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Hawaii legislators to weigh public long-term care insurance plan

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Hawaii is more than a popular vacation destination for Americans and people around the world. It has a unique culture where caring for older adults, whose population there and throughout our country is growing, is a priority. Therefore, it shouldn't be a surprise that Hawaii's legislators are going to be considering the first public long-term care program in the country this year.

The chair of the state senate's Consumer Protection and Health Committee is planning to introduce the bill. The idea isn't new in the Aloha state, however. It's been under discussion since the 1990s.

If the legislation passes, the universal LTC program would provide beneficiaries with up to $70 daily for as long as a year to reimburse their LTC care. The program could be a model for the federal government as well as for other states.

So how will the costs be covered? Since Hawaii receives much of its income from tourists, officials say that this would cover about one-third of the price tag. However, there would also need to be a tax increase to cover the remainder of it.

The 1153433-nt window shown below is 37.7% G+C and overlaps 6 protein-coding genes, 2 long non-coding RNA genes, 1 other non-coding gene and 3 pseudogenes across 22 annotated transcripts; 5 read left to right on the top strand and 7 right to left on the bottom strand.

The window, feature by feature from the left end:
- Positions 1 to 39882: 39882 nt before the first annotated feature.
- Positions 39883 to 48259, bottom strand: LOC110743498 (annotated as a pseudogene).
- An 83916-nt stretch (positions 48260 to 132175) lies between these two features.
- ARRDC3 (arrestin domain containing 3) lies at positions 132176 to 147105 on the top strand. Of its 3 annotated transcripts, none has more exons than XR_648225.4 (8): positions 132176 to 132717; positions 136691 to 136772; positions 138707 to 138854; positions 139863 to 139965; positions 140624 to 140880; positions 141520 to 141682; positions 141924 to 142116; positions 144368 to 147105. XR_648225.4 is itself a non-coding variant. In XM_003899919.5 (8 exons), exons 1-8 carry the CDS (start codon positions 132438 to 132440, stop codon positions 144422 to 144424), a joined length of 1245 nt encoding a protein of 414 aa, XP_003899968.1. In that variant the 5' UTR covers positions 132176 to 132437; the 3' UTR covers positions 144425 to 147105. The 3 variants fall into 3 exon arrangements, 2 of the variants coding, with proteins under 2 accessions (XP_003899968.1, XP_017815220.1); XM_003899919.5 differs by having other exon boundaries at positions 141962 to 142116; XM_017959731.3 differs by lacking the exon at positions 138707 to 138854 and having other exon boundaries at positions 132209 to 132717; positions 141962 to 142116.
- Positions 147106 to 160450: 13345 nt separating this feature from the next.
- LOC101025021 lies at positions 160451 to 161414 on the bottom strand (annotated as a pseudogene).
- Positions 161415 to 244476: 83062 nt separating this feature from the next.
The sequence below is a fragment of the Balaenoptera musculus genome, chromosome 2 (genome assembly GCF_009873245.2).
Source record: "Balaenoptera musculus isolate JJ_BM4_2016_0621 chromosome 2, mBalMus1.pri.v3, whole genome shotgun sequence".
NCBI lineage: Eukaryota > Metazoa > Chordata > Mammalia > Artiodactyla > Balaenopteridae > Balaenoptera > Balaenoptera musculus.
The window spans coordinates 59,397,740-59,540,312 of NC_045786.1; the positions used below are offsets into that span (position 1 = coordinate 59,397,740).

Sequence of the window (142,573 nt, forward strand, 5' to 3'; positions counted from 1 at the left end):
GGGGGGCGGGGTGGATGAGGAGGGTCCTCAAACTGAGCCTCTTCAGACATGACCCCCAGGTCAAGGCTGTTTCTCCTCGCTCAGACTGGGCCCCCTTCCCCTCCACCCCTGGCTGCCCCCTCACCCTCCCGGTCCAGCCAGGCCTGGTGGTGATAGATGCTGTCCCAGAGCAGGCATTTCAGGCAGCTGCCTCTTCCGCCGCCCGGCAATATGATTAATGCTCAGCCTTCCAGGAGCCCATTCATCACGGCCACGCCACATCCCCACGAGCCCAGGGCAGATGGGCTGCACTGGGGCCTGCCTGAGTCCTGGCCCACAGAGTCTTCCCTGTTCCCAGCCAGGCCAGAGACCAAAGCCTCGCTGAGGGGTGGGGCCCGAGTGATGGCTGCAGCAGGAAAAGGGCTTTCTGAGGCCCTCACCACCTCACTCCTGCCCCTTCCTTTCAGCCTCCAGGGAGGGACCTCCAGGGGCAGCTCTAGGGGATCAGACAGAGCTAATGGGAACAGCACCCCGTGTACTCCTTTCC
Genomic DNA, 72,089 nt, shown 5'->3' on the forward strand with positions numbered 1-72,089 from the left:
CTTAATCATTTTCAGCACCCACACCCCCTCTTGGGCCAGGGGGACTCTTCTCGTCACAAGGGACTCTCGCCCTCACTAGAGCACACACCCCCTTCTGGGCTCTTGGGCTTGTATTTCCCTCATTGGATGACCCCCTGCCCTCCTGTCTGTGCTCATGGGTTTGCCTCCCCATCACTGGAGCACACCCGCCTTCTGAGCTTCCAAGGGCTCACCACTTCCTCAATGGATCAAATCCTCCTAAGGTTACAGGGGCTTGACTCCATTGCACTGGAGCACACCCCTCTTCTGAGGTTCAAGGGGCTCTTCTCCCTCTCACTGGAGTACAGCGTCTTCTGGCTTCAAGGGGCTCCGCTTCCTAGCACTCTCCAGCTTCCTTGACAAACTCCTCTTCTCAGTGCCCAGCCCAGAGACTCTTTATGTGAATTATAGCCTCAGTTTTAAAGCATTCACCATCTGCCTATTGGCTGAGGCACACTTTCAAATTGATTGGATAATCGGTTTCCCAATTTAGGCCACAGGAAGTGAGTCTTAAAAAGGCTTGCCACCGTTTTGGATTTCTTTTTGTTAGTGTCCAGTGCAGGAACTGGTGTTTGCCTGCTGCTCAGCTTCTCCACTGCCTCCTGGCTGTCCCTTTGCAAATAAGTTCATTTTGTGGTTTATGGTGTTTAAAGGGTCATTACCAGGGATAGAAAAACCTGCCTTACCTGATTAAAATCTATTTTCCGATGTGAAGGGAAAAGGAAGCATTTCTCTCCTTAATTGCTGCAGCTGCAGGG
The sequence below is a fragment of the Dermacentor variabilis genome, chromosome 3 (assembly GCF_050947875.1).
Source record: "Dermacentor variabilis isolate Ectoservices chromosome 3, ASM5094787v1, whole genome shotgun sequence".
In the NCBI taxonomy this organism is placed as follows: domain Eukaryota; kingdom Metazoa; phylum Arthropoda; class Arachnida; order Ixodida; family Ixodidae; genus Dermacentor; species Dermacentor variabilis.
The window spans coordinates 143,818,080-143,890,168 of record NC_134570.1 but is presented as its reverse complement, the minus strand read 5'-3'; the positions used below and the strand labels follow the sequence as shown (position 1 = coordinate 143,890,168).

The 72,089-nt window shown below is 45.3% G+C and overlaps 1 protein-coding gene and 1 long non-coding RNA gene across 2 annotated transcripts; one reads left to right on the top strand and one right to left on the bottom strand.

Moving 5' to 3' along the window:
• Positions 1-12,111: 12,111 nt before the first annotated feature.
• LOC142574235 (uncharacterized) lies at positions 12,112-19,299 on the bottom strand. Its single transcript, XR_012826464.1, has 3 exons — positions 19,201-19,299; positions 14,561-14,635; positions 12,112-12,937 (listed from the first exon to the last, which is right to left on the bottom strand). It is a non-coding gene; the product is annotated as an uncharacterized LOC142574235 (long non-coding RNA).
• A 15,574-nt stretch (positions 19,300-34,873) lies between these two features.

Whether the voters of Hawaii urge their state legislators to adopt this plan and whether they vote on a tax increase to help make it possible remain to be seen. However, as the American population ages and the gap between people's retirement savings and the cost of long-term care widens, there's little doubt that legislators at all levels of government and others in positions of power will need to come up with solutions to help bridge this gap in the coming years.

Source: Healthcare Dive, "Hawaii to consider first public LTC insurance program," Heather Caspi, Jan. 19, 2016

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